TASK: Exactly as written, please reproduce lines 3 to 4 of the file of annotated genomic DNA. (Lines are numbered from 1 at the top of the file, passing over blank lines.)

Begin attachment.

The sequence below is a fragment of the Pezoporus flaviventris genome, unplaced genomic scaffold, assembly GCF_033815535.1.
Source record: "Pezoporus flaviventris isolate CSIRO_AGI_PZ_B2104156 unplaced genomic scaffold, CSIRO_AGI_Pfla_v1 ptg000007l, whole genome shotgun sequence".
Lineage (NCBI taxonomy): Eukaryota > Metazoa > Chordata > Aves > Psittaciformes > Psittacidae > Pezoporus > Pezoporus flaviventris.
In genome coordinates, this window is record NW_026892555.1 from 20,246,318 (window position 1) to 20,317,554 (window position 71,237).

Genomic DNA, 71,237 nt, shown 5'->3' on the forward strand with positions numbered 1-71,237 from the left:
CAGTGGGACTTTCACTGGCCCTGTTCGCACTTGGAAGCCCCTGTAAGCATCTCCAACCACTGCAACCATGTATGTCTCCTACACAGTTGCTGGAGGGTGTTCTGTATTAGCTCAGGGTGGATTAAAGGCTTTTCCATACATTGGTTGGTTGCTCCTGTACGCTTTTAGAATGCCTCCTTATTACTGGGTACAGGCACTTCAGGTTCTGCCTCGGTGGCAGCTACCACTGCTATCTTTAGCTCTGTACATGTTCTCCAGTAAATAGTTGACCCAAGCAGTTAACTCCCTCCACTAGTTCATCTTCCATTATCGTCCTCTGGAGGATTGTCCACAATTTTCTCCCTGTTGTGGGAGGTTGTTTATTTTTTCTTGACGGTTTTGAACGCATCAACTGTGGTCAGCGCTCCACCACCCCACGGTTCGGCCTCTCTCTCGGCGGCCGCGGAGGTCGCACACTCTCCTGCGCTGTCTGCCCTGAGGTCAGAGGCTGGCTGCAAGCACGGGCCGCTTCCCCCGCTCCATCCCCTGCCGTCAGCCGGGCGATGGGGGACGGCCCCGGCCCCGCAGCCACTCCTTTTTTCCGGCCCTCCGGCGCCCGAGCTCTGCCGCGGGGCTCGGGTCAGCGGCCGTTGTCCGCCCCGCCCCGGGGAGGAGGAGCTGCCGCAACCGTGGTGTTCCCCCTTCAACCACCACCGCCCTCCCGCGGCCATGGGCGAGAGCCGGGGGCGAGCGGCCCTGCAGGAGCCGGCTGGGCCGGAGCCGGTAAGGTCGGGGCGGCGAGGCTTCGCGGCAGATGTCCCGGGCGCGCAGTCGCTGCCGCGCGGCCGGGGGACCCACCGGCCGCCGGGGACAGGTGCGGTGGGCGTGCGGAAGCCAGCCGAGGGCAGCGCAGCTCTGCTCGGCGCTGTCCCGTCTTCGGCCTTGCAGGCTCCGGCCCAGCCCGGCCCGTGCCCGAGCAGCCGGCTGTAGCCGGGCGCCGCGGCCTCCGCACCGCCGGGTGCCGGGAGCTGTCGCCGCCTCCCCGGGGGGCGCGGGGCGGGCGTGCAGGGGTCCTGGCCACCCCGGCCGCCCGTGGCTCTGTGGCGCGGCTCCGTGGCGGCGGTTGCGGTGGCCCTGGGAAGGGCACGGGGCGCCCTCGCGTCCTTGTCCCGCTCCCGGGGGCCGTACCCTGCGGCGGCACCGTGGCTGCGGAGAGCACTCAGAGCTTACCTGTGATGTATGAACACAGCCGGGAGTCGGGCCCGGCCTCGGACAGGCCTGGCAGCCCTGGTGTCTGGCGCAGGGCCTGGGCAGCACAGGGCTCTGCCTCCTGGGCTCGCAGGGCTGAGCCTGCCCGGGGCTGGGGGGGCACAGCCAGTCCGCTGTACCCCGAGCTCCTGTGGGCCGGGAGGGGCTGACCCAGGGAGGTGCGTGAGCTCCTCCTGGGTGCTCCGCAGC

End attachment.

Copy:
Lineage (NCBI taxonomy): Eukaryota > Metazoa > Chordata > Aves > Psittaciformes > Psittacidae > Pezoporus > Pezoporus flaviventris.
In genome coordinates, this window is record NW_026892555.1 from 20,246,318 (window position 1) to 20,317,554 (window position 71,237).